11 Apr 2007

Curds of the Cauliflower

Cauliflower originated in Asia, was an important vegetable there and in Turkey and Italy for over thousand years. It became popular in Western Europe around the 16th Century. It is part of the cruciferous family of broccoli, cabbage and kale. Commonly it is creamy white in color but now purple and green varieties have been developed. It is made up of rounded masses of curds (undeveloped florets) surrounded by green leaves.

It is an excellent source of vitamin C, vitamin K, folic acid and dietary fiber. Cauliflower is also a good source of the B vitamins, manganese, tryptophan, phosphorus, omega_3, potassium and magnesium.

Like all cruciferous vegetables it contains phytonutrients and enzymes that help with neutralizing toxic substances and aid in detoxifying the body. Studies have found that that cruciferous vegetables also contain compounds which aid in cancer prevention. Cauliflower also contains allicin, which can improve heart health and reduce the risk of strokes and 13C (Indole-3-Carbinol) which is said to help prevent breast cancer.

Cauliflower stores well in the vegetable department of the fridge for up to 5 days. It can be eaten raw in salads, steamed, boiled, roasted and added to stews, curries and casserols.

So pop this versatile vegetable in your trolley the next time you shop.


Cauliflower is nothing but cabbage with a college education. Mark Twain


Cauliflower and Orange Salad
From Cauliflowers
Orange and tarragon adds a very strange and unusual flavor combination to this fresh green salad.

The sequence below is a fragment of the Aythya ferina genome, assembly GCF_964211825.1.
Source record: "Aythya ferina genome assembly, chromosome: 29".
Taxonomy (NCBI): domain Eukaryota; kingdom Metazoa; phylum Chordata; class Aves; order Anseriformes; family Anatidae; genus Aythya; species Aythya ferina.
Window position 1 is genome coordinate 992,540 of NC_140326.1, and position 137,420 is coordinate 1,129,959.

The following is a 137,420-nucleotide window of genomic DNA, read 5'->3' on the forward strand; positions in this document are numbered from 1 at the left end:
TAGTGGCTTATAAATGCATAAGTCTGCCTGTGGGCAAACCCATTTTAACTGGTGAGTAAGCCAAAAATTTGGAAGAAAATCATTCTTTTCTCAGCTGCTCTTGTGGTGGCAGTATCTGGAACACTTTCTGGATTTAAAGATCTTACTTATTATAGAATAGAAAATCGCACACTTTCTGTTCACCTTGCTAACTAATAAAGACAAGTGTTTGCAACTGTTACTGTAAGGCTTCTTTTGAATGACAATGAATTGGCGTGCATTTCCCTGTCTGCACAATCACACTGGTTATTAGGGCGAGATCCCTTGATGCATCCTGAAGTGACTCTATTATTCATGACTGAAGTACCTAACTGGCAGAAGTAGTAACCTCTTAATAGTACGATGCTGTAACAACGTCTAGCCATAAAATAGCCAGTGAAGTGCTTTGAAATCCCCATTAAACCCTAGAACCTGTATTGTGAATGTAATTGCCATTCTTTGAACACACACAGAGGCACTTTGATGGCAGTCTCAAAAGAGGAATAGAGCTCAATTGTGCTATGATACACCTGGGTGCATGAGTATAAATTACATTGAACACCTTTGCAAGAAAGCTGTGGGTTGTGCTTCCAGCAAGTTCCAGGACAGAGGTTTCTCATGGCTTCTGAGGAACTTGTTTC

1/3 cup cold pressed oil
1/4 cup orange juice.
2 tbsp Tarragon vinegar.
1/2 tsp dried tarragon leaves.
1/4 tsp pepper.
1/2 tsp salt.
2 cups cauliflower florets (curds)
2 zucchini (courgettes) sliced.
1/2 xup chopped green onions.
8 cups mixed salad greens.

Get a small jar with a screw on lid and put in the oil, juice, vinegar, tarragon, salt and pepper. Shake them well together to get a good mix. Cook the cauliflower in florets for about 1 min in boiling water then drain and place in a large bowl. Pour salad dressing over the warm cauliflower and toss. Add remaining ingredients except salad greens, toss, then cover and refrigerate for 2 hours. Add salad greens, toss and serve.

Hurry Curry Cauliflower Pickle
From Razzle Dazzle Recipes

1 tablespoon canola oil
1 teaspoon cumin seed
1 teaspoon coriander seed
2 teaspoons curry powder
1 teaspoon fresh ginger, minced
1 whole clove garlic, smashed
1 head cauliflower, cut into florets
1 cup water
1 cup rice wine vinegar
1/2 cup cider vinegar
3 tablespoons sugar
1 teaspoon pickling salt